“The Brief Wondrous Life of Oscar Wao” by Junot Diaz

It is a testament to Junot Diaz’ writing that I was able to read this book.
With subject matter that can best be described as challenging, the beautiful writing carries this story.
Oscar Wao is a young Dominican-American growing up in New Jersey. He’s overweight and a nerd, more into the video games, geeky space stories and J.R.R. Tolkein.
The book focuses first on Oscar, later on his sister, Lola, and then on his mother, Belicia. Mom came from the Dominican Republic in the Diaspora caused by Trujillo’s brutal regime. But first she was a victim of that regime, not once, but twice.

The family believes it has a curse, or fuku, hanging over it. They sure have more than their share of bad luck. And they make some bad choices to give the bad luck a boost.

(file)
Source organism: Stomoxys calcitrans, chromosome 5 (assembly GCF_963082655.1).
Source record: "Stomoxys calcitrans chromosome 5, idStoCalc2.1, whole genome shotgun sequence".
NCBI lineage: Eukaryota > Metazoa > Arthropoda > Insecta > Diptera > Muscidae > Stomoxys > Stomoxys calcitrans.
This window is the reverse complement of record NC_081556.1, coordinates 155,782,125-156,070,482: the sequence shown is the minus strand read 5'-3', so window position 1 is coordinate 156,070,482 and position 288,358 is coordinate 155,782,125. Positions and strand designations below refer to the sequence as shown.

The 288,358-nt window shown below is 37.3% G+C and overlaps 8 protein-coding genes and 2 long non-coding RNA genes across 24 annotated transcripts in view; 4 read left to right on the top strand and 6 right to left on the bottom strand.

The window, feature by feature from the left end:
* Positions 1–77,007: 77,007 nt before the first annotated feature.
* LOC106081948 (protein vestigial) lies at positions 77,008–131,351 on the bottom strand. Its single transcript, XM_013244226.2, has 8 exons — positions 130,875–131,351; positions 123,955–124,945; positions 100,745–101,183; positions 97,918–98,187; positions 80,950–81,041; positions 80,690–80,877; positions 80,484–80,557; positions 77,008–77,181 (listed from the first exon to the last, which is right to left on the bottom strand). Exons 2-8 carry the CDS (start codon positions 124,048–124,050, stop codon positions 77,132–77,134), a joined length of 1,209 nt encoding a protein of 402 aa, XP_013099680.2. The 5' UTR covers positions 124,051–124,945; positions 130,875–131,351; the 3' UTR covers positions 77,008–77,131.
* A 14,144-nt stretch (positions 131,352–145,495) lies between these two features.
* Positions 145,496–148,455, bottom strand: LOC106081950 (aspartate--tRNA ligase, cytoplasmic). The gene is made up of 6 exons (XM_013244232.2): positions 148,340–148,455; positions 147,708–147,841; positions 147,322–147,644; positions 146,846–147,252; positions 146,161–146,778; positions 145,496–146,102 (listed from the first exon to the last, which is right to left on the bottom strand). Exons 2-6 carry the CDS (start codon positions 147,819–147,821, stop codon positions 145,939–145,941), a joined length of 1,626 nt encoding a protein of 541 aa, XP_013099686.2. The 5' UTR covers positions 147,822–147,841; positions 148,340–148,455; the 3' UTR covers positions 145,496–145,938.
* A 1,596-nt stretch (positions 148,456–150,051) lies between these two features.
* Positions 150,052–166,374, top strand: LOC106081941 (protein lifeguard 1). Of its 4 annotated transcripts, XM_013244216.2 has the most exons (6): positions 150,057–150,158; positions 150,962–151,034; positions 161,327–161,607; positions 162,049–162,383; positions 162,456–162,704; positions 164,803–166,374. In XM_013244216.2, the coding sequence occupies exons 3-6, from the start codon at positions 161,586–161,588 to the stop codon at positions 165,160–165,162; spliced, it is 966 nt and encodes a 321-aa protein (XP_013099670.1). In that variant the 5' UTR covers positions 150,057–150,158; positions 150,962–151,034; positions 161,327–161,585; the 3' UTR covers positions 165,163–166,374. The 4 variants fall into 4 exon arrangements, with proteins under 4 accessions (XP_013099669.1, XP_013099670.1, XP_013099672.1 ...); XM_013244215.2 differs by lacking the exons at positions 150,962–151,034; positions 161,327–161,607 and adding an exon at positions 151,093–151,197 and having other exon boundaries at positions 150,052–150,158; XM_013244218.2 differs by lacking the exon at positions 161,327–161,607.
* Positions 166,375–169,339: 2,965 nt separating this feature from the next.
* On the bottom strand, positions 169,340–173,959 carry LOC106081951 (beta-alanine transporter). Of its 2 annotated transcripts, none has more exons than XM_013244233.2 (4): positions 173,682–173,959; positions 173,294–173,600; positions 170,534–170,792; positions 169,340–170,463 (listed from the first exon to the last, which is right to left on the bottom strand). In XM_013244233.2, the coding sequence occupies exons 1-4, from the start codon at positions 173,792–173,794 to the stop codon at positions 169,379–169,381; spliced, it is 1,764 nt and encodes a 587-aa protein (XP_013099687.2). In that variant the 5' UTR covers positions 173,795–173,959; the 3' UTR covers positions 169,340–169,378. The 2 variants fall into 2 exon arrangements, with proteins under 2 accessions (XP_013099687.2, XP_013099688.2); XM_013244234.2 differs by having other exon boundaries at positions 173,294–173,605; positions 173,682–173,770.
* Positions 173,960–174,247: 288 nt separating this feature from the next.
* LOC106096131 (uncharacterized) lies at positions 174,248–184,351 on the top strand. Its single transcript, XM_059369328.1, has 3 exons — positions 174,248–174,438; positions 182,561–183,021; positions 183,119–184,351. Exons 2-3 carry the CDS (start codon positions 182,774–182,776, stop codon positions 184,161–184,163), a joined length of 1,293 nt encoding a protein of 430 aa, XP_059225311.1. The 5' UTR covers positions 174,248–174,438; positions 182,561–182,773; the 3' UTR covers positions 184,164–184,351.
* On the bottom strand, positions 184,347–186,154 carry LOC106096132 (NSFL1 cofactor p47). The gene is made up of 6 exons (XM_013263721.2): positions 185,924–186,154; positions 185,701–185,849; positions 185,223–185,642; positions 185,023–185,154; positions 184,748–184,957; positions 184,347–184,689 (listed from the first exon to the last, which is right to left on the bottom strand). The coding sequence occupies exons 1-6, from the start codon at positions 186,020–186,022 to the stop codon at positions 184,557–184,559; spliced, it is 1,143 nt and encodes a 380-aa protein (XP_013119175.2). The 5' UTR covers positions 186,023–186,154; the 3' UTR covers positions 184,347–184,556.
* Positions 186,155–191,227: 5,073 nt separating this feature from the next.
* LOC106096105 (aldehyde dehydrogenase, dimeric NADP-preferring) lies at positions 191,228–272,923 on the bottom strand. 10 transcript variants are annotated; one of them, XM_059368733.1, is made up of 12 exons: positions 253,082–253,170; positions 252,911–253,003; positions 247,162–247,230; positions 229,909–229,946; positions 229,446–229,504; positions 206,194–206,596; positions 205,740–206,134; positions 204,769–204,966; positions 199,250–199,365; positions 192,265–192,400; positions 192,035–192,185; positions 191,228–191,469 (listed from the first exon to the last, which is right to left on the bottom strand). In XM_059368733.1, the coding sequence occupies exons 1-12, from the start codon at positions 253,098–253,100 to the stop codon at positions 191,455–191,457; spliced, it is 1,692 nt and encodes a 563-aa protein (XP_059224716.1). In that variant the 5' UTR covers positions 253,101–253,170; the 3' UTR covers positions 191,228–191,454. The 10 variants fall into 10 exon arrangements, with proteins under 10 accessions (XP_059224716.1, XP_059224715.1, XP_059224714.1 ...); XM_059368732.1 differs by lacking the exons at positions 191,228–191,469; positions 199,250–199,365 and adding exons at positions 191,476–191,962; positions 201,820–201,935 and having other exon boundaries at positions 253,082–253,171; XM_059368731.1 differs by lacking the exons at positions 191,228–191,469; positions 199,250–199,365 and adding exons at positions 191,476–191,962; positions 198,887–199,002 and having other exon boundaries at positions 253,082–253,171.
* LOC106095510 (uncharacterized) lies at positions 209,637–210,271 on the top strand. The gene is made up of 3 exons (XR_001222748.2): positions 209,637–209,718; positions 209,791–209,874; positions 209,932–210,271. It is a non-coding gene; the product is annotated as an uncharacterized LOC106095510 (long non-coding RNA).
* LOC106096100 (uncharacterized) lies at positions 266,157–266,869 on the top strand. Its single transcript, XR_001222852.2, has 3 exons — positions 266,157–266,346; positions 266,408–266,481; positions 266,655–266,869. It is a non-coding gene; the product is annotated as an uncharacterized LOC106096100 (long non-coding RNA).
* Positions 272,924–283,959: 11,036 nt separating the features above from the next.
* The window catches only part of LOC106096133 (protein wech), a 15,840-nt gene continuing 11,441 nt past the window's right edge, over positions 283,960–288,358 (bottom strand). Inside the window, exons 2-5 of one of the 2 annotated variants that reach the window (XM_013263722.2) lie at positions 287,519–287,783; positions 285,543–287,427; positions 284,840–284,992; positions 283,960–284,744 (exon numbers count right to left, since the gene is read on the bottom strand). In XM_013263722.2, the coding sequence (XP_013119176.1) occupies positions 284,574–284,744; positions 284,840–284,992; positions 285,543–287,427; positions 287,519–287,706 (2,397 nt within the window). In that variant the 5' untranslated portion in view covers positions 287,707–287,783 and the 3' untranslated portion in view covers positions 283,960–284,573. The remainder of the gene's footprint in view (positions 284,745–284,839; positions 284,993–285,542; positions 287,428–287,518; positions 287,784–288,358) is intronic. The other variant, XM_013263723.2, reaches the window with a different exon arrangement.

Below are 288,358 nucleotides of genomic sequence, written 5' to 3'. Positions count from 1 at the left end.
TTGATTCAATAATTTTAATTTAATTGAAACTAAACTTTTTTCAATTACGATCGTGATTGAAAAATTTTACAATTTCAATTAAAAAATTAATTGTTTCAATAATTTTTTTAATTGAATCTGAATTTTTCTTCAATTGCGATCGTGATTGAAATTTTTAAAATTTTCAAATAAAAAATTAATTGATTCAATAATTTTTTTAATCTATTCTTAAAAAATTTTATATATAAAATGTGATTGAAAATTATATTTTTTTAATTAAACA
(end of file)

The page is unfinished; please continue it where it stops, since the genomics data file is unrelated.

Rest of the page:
The book then goes back to tell us about the grandfather, a successful doctor who gets caught up in the Trujillo brutality. This is a Caribbean dictatorship, so you can imagine the hellish treatment, the torture, etc.
At the end, it’s Oscar’s turn to come back to Santo Domingo, where he at last finds love, a love that proves lethal.
Like I said, not a pretty story, but a fascinating read. I can see why this book won the Pulitzer Prize for fiction.
A note: Spanish words sprinkled throughout made me wish for a dictionary in the back and frequent references to Oscar’s “genres” and anime heroes didn’t mean a lot to me, though they did add to the sense that Oscar was estranged from society.

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